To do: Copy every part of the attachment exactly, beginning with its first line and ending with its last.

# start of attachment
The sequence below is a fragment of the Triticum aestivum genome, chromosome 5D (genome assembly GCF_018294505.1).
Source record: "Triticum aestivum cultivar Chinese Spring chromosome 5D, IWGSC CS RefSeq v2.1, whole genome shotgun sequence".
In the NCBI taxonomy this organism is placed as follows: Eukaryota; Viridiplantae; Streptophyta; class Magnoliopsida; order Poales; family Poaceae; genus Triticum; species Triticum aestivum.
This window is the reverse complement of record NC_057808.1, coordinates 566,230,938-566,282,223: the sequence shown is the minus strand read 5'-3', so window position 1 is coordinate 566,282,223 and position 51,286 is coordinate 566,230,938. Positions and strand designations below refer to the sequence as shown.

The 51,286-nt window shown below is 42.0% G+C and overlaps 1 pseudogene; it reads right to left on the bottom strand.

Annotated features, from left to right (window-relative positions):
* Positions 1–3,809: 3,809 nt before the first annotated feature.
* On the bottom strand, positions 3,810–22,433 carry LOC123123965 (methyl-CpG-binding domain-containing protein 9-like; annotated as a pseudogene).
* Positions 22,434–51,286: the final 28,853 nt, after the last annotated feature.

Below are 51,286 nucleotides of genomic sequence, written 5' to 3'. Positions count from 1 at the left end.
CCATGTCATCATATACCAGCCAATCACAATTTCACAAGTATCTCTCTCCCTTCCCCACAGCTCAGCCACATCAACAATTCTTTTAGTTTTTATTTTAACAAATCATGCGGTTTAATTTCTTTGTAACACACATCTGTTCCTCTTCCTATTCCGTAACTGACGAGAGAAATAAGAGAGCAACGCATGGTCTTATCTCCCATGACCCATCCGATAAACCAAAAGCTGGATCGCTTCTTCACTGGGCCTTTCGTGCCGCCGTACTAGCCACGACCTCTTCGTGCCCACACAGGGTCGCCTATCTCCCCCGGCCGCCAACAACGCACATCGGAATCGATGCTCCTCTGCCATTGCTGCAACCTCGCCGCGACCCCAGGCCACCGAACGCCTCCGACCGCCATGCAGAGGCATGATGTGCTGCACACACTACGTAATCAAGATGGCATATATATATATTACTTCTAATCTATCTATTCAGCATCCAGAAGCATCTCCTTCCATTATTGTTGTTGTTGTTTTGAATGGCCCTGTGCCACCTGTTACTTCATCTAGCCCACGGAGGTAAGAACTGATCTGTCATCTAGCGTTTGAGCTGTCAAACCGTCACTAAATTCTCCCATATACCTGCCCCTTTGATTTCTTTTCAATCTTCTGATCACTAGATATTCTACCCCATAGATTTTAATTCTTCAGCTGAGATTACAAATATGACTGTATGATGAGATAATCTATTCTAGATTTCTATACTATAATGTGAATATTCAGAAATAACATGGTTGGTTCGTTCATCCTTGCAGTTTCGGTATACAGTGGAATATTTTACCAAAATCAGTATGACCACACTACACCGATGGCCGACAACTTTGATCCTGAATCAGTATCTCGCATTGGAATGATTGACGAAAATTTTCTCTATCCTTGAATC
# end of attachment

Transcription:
The sequence below is a fragment of the Triticum aestivum genome, chromosome 5D (genome assembly GCF_018294505.1).
Source record: "Triticum aestivum cultivar Chinese Spring chromosome 5D, IWGSC CS RefSeq v2.1, whole genome shotgun sequence".
In the NCBI taxonomy this organism is placed as follows: Eukaryota; Viridiplantae; Streptophyta; class Magnoliopsida; order Poales; family Poaceae; genus Triticum; species Triticum aestivum.
This window is the reverse complement of record NC_057808.1, coordinates 566,230,938-566,282,223: the sequence shown is the minus strand read 5'-3', so window position 1 is coordinate 566,282,223 and position 51,286 is coordinate 566,230,938. Positions and strand designations below refer to the sequence as shown.

The 51,286-nt window shown below is 42.0% G+C and overlaps 1 pseudogene; it reads right to left on the bottom strand.

Annotated features, from left to right (window-relative positions):
* Positions 1–3,809: 3,809 nt before the first annotated feature.
* On the bottom strand, positions 3,810–22,433 carry LOC123123965 (methyl-CpG-binding domain-containing protein 9-like; annotated as a pseudogene).
* Positions 22,434–51,286: the final 28,853 nt, after the last annotated feature.

Below are 51,286 nucleotides of genomic sequence, written 5' to 3'. Positions count from 1 at the left end.
CCATGTCATCATATACCAGCCAATCACAATTTCACAAGTATCTCTCTCCCTTCCCCACAGCTCAGCCACATCAACAATTCTTTTAGTTTTTATTTTAACAAATCATGCGGTTTAATTTCTTTGTAACACACATCTGTTCCTCTTCCTATTCCGTAACTGACGAGAGAAATAAGAGAGCAACGCATGGTCTTATCTCCCATGACCCATCCGATAAACCAAAAGCTGGATCGCTTCTTCACTGGGCCTTTCGTGCCGCCGTACTAGCCACGACCTCTTCGTGCCCACACAGGGTCGCCTATCTCCCCCGGCCGCCAACAACGCACATCGGAATCGATGCTCCTCTGCCATTGCTGCAACCTCGCCGCGACCCCAGGCCACCGAACGCCTCCGACCGCCATGCAGAGGCATGATGTGCTGCACACACTACGTAATCAAGATGGCATATATATATATTACTTCTAATCTATCTATTCAGCATCCAGAAGCATCTCCTTCCATTATTGTTGTTGTTGTTTTGAATGGCCCTGTGCCACCTGTTACTTCATCTAGCCCACGGAGGTAAGAACTGATCTGTCATCTAGCGTTTGAGCTGTCAAACCGTCACTAAATTCTCCCATATACCTGCCCCTTTGATTTCTTTTCAATCTTCTGATCACTAGATATTCTACCCCATAGATTTTAATTCTTCAGCTGAGATTACAAATATGACTGTATGATGAGATAATCTATTCTAGATTTCTATACTATAATGTGAATATTCAGAAATAACATGGTTGGTTCGTTCATCCTTGCAGTTTCGGTATACAGTGGAATATTTTACCAAAATCAGTATGACCACACTACACCGATGGCCGACAACTTTGATCCTGAATCAGTATCTCGCATTGGAATGATTGACGAAAATTTTCTCTATCCTTGAATC